Separating fact from fiction about the coronavirus (COVID-19) pandemic

Separating fact from fiction about the coronavirus (COVID-19) pandemic
April 02
04:30 2020

Since the coronavirus first started making news in January, rumors, myths, and fabrications started flooding our email inboxes and Facebook newsfeeds. Although there has been helpful information shared via social media, there has also been a lot of misinformation that is causing fear and, in some instances, risky behaviors. 

The Chronicle staff has reviewed information on several trusted sites and culled the facts from the fiction. Here is some of the information we have checked out.

Myth: Warm weather will kill the coronavirus.

Fact: According to the World Health Organization, COVID-19 “can be transmitted in ALL AREAS, including areas with hot and humid weather.” However, it is too early to tell if the spread of the new coronavirus that causes COVID-19 will be dampened by warm weather. The viability of the virus at different temperatures has not been studied.

Myth: The coronavirus was deliberately created by people.

Fact: Viruses can change over time. Occasionally, a disease outbreak happens when a virus that is common in an animal such as a pig, bat or bird, undergoes changes and passes on to humans. This is likely how the new coronavirus came to be.

Myth: Sipping warm water every 15 minutes will help prevent the virus.

Fact: There is no research to support this. Neither will gargling with salt water, garlic water, vinegar water, or lemon water, although salt water may relieve a sore throat. NEVER gargle or drink bleach as it can kill you.

Myth: Eating bananas can prevent coronavirus.

Fact: Although bananas are a nutritious fruit, they cannot protect against the virus.

Myth: An early sign of coronavirus is the loss of smell and taste.

Fact: Many doctors around the world have reported that those infected with the virus have experienced a loss of smell and taste.

Myth: Corona beer sales dropped dramatically due to the coronavirus.

Fact: This is not true. There is no connection between Corona and coronavirus.

Myth: We can stop “social distancing” on Easter Sunday, April 12.

Fact: COVID-19 continues to infect a large number of people and we are nowhere near the point when we can ease up on social distancing. Coughs or sneezes or close contact with those who have the virus, even if they are not yet experiencing symptoms, is still a high risk for spreading the disease. President Donald Trump has extended the social distancing recommendation through April 30.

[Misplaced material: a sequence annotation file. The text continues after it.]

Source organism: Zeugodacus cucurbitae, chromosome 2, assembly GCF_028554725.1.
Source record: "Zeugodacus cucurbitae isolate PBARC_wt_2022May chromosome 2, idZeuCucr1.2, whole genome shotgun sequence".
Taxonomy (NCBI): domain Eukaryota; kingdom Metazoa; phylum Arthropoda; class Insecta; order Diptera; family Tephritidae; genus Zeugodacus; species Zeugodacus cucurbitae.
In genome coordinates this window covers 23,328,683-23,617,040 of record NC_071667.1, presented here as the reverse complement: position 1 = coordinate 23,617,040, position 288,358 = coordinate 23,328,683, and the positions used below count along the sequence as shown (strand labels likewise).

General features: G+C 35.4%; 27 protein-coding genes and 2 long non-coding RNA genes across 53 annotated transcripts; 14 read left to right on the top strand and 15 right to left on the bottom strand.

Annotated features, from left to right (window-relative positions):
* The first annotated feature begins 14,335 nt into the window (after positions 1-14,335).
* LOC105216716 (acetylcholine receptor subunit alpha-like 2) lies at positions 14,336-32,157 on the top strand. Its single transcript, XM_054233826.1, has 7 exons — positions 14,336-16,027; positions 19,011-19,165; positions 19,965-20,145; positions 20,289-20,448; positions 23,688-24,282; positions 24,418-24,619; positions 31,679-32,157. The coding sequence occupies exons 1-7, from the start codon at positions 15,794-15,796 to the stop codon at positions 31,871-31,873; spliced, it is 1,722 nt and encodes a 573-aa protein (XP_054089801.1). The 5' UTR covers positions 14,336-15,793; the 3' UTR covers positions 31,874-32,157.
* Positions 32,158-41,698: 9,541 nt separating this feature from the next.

Myth: The virus can live on plastic grocery bags for up to a week.

Fact: According to a recent study published in the New England Journal of Medicine, SARS-CoV-2, the virus that causes COVID-19, can live in the air and on surfaces between several hours and several days. The study found that the virus is viable for up to 72 hours on plastics, 48 hours on stainless steel, 24 hours on cardboard, and 4 hours on copper. It is also detectable in the air for three hours. But what’s more important is the amount of the virus that remains. It’s less than 0.1% of the starting virus material. Infection is theoretically possible but unlikely at the levels remaining after a few days. You are more likely to catch the infection through the air if you are next to someone infected than off of a surface.

Myth: You can get COVID-19 from pumping gas.

Fact: The virus can be spread from contact with any surface containing the virus and certainly, any item that is frequently touched by many people – gas pump handles, ATM pads, door knobs, handrails, light switches,  – can convey the virus. You should use sanitizers after you pump gas or touch any other surfaces in public places and wash your hands thoroughly with soap and water when you return home.

Myth: You can order online a kit to test yourself for the virus.

Fact: There is no self-test available nor any vaccine or over-the-counter treatment. If you experience the symptoms of COVID-19 – fever, cough, shortness of breath – call your healthcare provider to see if you need to be tested or need to go to an emergency room. Beware of any “cures” in emails or in social media posts. They are preying on fears and misinformation.

Myth: Wearing a face mask will protect you from the disease.

Fact: For the general public without respiratory illness, wearing lightweight disposable surgical masks is not recommended. Because they don’t fit tightly, they may allow tiny infected droplets to get into the nose, mouth or eyes. Also, people with the virus on their hands who touch their face under a mask might become infected. People with a respiratory illness can wear these masks to lessen their chance of infecting others.

Myth: You need to sing the Happy Birthday song when you wash your hands.

Fact: Washing your hands frequently and thoroughly, using soap and water for at least 20 seconds, which is about two choruses of the Happy Birthday song (or one verse of “This Little Light of Mine”), is the best method for preventing infection from the virus. Use alcohol-based hand sanitizer if soap and water aren’t available. Avoid touching your eyes, nose or mouth with unwashed hands.

For more information on COVID-19 and how to stay safe during the pandemic, here are some of the sites we recommend for more information:

*Johns Hopkins University and Medicine: www.

*The Centers for Disease Control and Prevention:


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